Changing Attitudes, Changing Brands
The veil metaphor also highlights why attaining so-called attitude shift can be such a difficult undertaking. A brand owner who wishes to achieve attitudinal change will need to change the veil through which the product is seen, rather than merely change the appearance of the product itself. A major undertaking, sure, but one that can be a powerful step in advancing the brand if successful.
While changing attitudes is hard, changing brands can be even more difficult. The close two-way relationship between brands and perception goes some way toward explaining why many brand owners feel intuitively that their brands become stronger as they become embedded in the minds of more people.
We know that the influence of brands on the epistemic veil means that people often filter out mistakes made by brands that they favor. But while this demonstrates just how powerful a strong brand can be as a business tool, it also shows us something else: Brands have a kind of in-built inertia. Once they become good, the resulting positive perceptions tend to stick around. Conversely, once brands become sullied, they have a tendency to stay that way too.
Those involved in repositioning programs will be familiar with this phenomenon, and often describe how (despite their best efforts at re-branding), audience perceptions remain unchanged.
In a commonly-cited example of brands resisting change, the poor reputation of Czech carmaker Skoda continued long after new owner Volkswagen had invested heavily in the design and build quality of the vehicles. Fortunately for the brand owner in this case, perceptions are now beginning to catch up with reality, with Skoda gaining a degree of prestige among budget car brands. (Indeed, without the presence of a highly respected brand like Volkswagen, it is doubtful that millions of veils would have ever been receptive to information coming from a small Czech carmaker, however good the news was.)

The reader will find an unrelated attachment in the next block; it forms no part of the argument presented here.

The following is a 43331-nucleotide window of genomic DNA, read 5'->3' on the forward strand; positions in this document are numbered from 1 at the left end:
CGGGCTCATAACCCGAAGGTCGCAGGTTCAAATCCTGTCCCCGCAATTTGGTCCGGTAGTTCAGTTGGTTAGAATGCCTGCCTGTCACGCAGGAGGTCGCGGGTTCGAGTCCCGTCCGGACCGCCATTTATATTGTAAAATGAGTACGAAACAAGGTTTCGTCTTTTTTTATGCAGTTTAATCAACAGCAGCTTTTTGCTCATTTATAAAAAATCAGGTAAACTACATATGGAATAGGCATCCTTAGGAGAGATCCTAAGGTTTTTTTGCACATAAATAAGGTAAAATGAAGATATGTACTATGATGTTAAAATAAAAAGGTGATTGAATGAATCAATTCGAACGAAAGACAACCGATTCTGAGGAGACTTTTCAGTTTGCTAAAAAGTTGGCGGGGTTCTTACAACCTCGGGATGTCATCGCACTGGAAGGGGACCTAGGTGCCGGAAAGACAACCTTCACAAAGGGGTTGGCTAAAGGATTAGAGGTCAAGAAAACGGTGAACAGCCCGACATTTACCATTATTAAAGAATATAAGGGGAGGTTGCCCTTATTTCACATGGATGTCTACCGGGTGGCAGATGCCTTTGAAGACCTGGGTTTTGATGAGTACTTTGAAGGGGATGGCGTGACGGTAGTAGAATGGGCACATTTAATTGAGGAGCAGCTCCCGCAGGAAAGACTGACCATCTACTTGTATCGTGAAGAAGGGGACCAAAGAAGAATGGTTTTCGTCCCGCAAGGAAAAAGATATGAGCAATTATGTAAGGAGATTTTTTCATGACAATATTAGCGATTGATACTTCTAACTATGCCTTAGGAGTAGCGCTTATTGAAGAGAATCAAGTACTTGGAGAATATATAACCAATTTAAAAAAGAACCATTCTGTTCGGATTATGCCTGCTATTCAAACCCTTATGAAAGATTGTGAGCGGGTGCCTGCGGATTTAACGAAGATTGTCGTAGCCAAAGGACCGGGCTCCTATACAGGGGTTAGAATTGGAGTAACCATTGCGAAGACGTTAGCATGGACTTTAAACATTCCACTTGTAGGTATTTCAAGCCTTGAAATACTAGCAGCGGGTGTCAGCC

While the influence exerted by a powerful brand can enable a brand-owner to hide substandard products, it can also backfire. The UK’s West Coast rail service witnessed a massive and immediate rise in complaints when it changed its name to Virgin Trains. Clearly Virgin (which had bought a substantial shareholding in the business) brought with it an expectation of higher quality service – and the poor standards of the train fleet became harder to ignore when associated with a new brand.
Epistemic theory does not “solve” the problems of brand management. But it does endorse a number of aspects of existing brand theory and provide us with a comprehensive model for thinking about how brands behave. It also shows why marketing must be integrated across all media, consistent over time, and incorporative of all brand touch points.
As well as demonstrating the significance of three key filters (Attitude, Past Experience and the Brand Itself), the veil metaphor also sheds new light on the importance of other techniques for gaining access to the mind: Permission, Differentiation and Relevance being three of the most important.